Being an early model does not always easily translate into sustained leadership over time, however, especially when new, disruptive technologies threaten to compel a paradigm shift in the way we conceive of the use of technologies in education. Indeed, despite its early 'lead', Chile is no longer such an outlier in these respects in the Americas. Uruguay especially has captured a great deal of the 'mindshare' and attention due to its ambitious roll-out of 1-to-1 computing for all primary students under Plan Ceibal (and has already begun plans to extend this to all secondary schools students). A large installed base of computers -- and computer labs -- may, for example, complicate a transition to the widely-predicted pervasive use of handheld devices (like mobile phones) for educational purposes by teachers and students going forward, offering other countries an opportunity to potentially 'leapfrog' (to use a popular term -- but not one I particularly like) Chile. If lessons from OECD countries are any guide, increasing densities of computers inside (and outside) of schools will no doubt make child online safety issues more acute, and issues related intellectual property rights and privacy will gain greater prominence. While changes in technological advances will
Whither Chile, then?
For more information about Enlaces in English (a quick Google search will yield lots of useful information in Spanish, beginning with the official program web site):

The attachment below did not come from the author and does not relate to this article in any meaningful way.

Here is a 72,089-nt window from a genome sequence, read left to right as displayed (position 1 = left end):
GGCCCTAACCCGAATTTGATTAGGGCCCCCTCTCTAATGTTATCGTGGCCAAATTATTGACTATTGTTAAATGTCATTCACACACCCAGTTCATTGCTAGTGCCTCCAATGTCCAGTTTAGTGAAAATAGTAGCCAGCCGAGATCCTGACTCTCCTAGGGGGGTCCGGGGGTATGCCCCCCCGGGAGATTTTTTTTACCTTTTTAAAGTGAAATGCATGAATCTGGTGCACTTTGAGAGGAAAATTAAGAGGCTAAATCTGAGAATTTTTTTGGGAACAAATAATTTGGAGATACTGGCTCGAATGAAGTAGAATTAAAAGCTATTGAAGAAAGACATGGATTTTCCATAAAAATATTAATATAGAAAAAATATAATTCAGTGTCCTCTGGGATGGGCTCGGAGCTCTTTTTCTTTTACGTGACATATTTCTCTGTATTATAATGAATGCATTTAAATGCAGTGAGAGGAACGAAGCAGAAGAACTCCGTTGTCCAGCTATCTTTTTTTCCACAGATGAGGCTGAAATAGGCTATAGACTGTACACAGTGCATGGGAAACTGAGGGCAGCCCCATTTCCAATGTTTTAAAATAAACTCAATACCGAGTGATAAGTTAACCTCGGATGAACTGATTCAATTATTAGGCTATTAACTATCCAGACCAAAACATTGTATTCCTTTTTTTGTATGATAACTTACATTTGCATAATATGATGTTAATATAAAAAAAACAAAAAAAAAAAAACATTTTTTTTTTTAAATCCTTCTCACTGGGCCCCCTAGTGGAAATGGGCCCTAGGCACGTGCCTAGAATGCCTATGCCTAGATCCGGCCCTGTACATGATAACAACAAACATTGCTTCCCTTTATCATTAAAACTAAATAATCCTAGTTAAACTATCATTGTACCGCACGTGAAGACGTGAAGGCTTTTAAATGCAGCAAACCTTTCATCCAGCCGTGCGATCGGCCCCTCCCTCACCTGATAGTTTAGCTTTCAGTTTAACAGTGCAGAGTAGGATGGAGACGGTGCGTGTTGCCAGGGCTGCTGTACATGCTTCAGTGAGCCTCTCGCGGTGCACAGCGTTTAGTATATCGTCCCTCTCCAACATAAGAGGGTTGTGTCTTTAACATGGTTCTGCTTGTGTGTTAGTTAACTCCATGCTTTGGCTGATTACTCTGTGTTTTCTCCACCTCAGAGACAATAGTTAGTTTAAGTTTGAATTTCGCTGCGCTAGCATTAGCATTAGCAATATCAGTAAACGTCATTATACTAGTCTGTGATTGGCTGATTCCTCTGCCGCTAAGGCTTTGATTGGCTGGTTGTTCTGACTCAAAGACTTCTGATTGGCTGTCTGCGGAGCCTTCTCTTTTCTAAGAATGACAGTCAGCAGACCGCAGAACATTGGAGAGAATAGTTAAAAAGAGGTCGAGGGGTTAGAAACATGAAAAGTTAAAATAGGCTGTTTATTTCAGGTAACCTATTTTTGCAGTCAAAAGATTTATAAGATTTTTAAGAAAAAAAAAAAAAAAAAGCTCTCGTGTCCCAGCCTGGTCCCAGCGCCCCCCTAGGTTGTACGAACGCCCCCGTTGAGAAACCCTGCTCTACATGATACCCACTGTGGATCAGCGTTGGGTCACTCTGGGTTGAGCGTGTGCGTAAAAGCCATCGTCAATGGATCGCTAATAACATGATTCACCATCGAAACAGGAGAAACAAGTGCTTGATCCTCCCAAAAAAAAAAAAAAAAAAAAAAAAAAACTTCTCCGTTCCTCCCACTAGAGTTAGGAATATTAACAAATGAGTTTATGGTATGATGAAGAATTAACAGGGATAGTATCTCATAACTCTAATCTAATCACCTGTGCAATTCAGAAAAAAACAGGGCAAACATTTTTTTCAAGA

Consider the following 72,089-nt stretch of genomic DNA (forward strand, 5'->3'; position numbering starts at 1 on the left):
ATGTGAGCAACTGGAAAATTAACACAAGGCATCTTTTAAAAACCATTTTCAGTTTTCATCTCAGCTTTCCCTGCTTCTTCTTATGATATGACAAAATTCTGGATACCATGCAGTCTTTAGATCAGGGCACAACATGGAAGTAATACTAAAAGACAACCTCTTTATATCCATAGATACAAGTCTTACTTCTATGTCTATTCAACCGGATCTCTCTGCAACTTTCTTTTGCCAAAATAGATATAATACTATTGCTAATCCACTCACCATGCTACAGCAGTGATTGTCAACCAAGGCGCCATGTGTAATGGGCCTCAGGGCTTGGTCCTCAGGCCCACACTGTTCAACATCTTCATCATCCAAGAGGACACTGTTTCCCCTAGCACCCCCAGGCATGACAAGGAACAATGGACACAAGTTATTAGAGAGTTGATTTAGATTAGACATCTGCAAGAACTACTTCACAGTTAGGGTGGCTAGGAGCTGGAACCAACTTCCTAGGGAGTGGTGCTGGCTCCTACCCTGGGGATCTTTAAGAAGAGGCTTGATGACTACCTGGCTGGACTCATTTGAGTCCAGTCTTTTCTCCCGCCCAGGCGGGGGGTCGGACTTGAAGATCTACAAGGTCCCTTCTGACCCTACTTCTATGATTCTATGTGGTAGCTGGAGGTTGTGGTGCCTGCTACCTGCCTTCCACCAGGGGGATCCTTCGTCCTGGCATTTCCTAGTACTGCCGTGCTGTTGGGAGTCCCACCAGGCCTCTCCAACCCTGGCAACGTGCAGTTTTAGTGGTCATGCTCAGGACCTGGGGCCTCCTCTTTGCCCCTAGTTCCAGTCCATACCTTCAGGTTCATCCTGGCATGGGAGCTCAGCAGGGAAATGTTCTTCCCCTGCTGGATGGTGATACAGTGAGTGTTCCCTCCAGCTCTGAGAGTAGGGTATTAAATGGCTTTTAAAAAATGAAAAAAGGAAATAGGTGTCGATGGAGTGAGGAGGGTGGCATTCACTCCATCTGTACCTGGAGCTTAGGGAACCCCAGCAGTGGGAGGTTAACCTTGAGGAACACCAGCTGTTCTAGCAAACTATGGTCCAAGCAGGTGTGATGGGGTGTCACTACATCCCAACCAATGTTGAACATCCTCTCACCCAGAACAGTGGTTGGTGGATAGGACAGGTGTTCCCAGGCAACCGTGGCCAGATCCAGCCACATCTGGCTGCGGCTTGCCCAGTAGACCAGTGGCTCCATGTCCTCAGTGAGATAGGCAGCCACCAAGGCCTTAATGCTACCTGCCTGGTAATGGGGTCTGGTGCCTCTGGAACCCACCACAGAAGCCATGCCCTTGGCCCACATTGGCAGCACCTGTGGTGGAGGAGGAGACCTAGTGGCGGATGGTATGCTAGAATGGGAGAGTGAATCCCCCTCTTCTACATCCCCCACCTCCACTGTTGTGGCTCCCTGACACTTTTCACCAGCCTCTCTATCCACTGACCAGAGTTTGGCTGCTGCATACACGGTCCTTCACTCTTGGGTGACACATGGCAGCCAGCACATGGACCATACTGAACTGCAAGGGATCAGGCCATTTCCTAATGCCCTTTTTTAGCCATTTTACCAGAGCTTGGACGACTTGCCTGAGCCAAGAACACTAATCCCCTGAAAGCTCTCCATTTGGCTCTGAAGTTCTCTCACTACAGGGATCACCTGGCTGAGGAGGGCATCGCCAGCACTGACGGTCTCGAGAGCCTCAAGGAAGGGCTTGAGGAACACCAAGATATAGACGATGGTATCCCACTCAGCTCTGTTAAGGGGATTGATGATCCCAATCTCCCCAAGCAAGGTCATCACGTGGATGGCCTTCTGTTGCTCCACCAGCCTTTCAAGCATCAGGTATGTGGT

- Technology in Schools: Education, ICT and the Knowledge Society [pdf]
- Chile: Building the National Learning Network “Enlaces” [pdf]
- Enlaces: The Chilean ICT Experience in Education [pdf]
(Many thanks to Enrique Hinostroza for his many reports on Enlaces and Chile.)
- The United States has been engaged in a broad consultation process as part of the development of a revision to its National Education Technology Plan. The process has been a model of inclusiveness in many ways -- especially when compared with how such processes roll out in many other parts of the world. Much like the current on-going process in India, the public is welcome to contibute comments and suggestions on-line -- and to see what others are saying about this as well. (No doubt there is a related Twitter hash tag, but I haven't been able to locate it.) Whether it is a gimmick or true innovation (or just a curious experiment) readers of this blog with reliable broadband access may wish to pop in on a scheduled meeting in Second Life on 5 November (at 6pm SLT -- that's 'Second Life Time' for those unfamiliar with the acronym), organized by ISTE and the University of Michigan (USA).
- Those interested in the One Laptop Per Child (OLPC) project may want to have a look at a working paper recently published on the website of the Inter-american Development Bank, OLPC Pre-Pilot Evaluation Report (Haiti). This is one in a series of publications that will be surfacing in the coming months on this well-publicized global initiative.
- Following on the publication earlier this year of Pockets of Potential: Using Mobile Technologies to Promote Children’s Learning [pdf], the Joan Ganz Cooney Center at Sesame Workshop has announced a new prize designed "to push the current boundaries of mobile learning". This announcement came at the Breakthrough Learning in the Digital Age event that occurred earlier this week at Google.
- Next month the World Bank, together with its partners the Korean Education Research & Information Servcie (KERIS) and UNESCO-Bangkok, will co-sponsor two ICT/education events for policymakers in East Asia, the first in Seoul, the second in Hangzhou (China).